A condition known as dry eye Keratoconjunctivitis Sicca occurs when tear film abnormalities prevent the eyes from being comfortable. Although dry eye can occur in both men and women at any age, women are most often affected.
Tear production normally decreases as we age.
Dry eye can also be associated with arthritis, and occasionally with a dry mouth. Medications sometimes cause dry eye by reducing tear secretion. Since these medications are often necessary, the dry eye condition may have to be tolerated or treated with “artificial tears.” A wide variety of common medications that can cause dry eye include diuretics; betablockers; antihistamines; sleeping pills; medications for “nerves”. (Antidepressants); pain relievers; or alcohol. Be sure to tell your ophthalmologist the names of all the medications you are taking. People with dry eye are often more prone to the toxic side-effects of eye medications, including artificial tears.

Stimulation at the surface of the eye (Dryness/irritation)results in reflex tearing from the lacrimal gland. Thus anything that disrupts this pathway can affect tear production. When a foreign body irritates the eye or when a person cries, more tears are produced. Excess tearing from dry eye may sound like a contradiction, but your tears must have the right balance of oil, water, and mucus to be able to protect your eyes. Without this balance, your eyes become dry and irritated and produce too many tears.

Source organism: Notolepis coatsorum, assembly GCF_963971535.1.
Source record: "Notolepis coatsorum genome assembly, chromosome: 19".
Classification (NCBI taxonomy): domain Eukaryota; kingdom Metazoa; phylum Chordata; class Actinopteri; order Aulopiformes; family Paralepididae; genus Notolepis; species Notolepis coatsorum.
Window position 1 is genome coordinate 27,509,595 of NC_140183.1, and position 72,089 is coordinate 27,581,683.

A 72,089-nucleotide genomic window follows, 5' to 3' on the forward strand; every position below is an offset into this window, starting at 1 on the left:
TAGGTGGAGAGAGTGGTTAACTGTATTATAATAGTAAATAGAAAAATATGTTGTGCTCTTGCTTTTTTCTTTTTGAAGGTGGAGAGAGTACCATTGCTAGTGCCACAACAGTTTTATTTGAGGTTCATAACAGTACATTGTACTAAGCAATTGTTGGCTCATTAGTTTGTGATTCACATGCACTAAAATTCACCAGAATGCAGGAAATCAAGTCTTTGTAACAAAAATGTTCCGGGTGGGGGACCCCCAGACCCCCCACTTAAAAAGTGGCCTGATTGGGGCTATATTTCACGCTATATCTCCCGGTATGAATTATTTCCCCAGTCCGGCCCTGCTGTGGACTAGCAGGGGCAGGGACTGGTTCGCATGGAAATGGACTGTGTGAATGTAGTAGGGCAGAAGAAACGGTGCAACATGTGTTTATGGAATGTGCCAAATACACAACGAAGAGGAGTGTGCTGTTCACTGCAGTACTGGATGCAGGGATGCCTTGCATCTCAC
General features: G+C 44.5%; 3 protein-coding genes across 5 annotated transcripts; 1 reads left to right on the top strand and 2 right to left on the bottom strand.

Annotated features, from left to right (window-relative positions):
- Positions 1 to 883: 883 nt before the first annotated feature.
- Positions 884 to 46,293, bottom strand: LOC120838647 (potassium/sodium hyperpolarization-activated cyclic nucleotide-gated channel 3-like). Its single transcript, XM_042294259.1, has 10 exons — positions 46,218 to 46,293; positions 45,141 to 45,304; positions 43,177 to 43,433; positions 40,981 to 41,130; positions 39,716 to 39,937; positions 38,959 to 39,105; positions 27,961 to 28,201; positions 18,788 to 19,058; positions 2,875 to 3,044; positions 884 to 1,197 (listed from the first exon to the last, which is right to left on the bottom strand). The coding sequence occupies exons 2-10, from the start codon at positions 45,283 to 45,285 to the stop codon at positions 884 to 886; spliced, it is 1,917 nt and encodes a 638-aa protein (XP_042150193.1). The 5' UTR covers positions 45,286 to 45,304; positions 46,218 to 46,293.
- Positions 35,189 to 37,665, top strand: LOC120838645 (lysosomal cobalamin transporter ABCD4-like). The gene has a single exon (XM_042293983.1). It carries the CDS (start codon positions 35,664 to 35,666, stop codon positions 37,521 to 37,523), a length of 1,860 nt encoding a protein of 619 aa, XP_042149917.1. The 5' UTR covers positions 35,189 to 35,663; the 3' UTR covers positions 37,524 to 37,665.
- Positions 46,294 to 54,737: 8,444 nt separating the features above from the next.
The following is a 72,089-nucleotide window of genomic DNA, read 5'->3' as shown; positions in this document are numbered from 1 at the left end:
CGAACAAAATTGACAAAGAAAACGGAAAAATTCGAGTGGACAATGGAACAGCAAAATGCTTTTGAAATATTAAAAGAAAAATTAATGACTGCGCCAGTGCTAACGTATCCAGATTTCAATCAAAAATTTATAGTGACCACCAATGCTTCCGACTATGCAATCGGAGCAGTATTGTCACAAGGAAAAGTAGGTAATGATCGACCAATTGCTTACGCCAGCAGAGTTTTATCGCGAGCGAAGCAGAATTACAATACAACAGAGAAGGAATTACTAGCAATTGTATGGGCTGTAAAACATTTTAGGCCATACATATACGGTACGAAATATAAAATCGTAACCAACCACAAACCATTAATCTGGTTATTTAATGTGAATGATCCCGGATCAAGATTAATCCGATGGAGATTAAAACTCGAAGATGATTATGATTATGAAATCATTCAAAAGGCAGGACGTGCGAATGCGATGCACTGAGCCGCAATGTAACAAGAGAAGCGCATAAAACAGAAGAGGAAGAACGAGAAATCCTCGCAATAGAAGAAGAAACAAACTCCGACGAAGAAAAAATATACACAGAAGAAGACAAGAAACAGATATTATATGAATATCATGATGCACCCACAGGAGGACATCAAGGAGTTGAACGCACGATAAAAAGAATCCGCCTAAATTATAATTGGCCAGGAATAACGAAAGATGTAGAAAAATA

These are caused by a hyperosmolar or too concentrated tear film, frictional forces due to lack of lubrication and lack of supporting elements like lactoferrin and inflammation as a consequence of all of this. Production of MMP enzymes causes adverse effects on the corneal surface with breakdown of the tissue in some cases.

  • Eye irritation or scratchiness.
  • Excess tearing, especially when reading, driving, or watching television.
  • Stringy mucus in or around the eyes.
  • Difficulty wearing contact lenses.
  • Symptoms are almost always worse at night.

Tears are complex and consist of three layers

  • Oily layer
  • Watery layer
  • Mucoid layer next to the eye

Keratoconjunctivitis sicca can be caused by:

  • a deficit in tear production
    Non Sjogren’s
    Sjogren’s (www.sjogrens.org/)
  • Evaporational Dryness
    Meibomian gland dysfunction and lipid deficiency.

Keep Hydrated
Drink lots of water-especially indoors in winter when central heating is on.If necessary buy a humidifier

Avoid Irritants
Especially smoky atmospheres. Wear dark glasses in the car to protect from heater blowers and in bright sunshine

Discuss with your GP the possibility of modifying treatments such as diuretics .

Flaxseed oil capsules.

Treat Lid Disease
Blepharitis, any other lid anomalies.

Punctum Plugs
If drops are not enough, these can be inserted painlessly.

Other Medications
Your ophthalmologist may decide on oral medication to stimulate tear secretion.

An excellent overview of the types of treatment available can be found HERE.